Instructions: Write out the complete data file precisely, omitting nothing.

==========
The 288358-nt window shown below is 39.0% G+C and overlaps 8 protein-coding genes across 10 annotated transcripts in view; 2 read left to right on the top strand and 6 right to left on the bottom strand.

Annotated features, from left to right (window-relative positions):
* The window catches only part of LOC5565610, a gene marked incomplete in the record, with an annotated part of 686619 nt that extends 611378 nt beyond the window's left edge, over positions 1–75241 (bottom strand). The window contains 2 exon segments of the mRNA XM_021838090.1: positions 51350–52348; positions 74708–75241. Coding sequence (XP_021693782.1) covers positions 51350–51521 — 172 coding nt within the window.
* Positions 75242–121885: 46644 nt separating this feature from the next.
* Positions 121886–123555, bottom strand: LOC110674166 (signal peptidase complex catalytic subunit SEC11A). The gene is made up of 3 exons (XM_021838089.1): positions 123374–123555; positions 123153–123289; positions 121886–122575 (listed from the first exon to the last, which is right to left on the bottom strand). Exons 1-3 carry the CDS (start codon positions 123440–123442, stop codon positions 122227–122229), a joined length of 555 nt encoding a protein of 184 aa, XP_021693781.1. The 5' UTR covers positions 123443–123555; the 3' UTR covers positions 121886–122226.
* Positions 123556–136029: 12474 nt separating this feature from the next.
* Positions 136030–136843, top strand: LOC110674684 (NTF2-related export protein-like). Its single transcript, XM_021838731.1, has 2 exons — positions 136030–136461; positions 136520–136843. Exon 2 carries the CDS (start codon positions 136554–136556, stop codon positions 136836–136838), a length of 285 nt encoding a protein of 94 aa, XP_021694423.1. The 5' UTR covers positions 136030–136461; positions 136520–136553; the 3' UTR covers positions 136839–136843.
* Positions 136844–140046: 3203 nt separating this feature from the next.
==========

The 288358-nt window shown below is 39.0% G+C and overlaps 8 protein-coding genes across 10 annotated transcripts in view; 2 read left to right on the top strand and 6 right to left on the bottom strand.

Annotated features, from left to right (window-relative positions):
* The window catches only part of LOC5565610, a gene marked incomplete in the record, with an annotated part of 686619 nt that extends 611378 nt beyond the window's left edge, over positions 1–75241 (bottom strand). The window contains 2 exon segments of the mRNA XM_021838090.1: positions 51350–52348; positions 74708–75241. Coding sequence (XP_021693782.1) covers positions 51350–51521 — 172 coding nt within the window.
* Positions 75242–121885: 46644 nt separating this feature from the next.
* Positions 121886–123555, bottom strand: LOC110674166 (signal peptidase complex catalytic subunit SEC11A). The gene is made up of 3 exons (XM_021838089.1): positions 123374–123555; positions 123153–123289; positions 121886–122575 (listed from the first exon to the last, which is right to left on the bottom strand). Exons 1-3 carry the CDS (start codon positions 123440–123442, stop codon positions 122227–122229), a joined length of 555 nt encoding a protein of 184 aa, XP_021693781.1. The 5' UTR covers positions 123443–123555; the 3' UTR covers positions 121886–122226.
* Positions 123556–136029: 12474 nt separating this feature from the next.
* Positions 136030–136843, top strand: LOC110674684 (NTF2-related export protein-like). Its single transcript, XM_021838731.1, has 2 exons — positions 136030–136461; positions 136520–136843. Exon 2 carries the CDS (start codon positions 136554–136556, stop codon positions 136836–136838), a length of 285 nt encoding a protein of 94 aa, XP_021694423.1. The 5' UTR covers positions 136030–136461; positions 136520–136553; the 3' UTR covers positions 136839–136843.
* Positions 136844–140046: 3203 nt separating this feature from the next.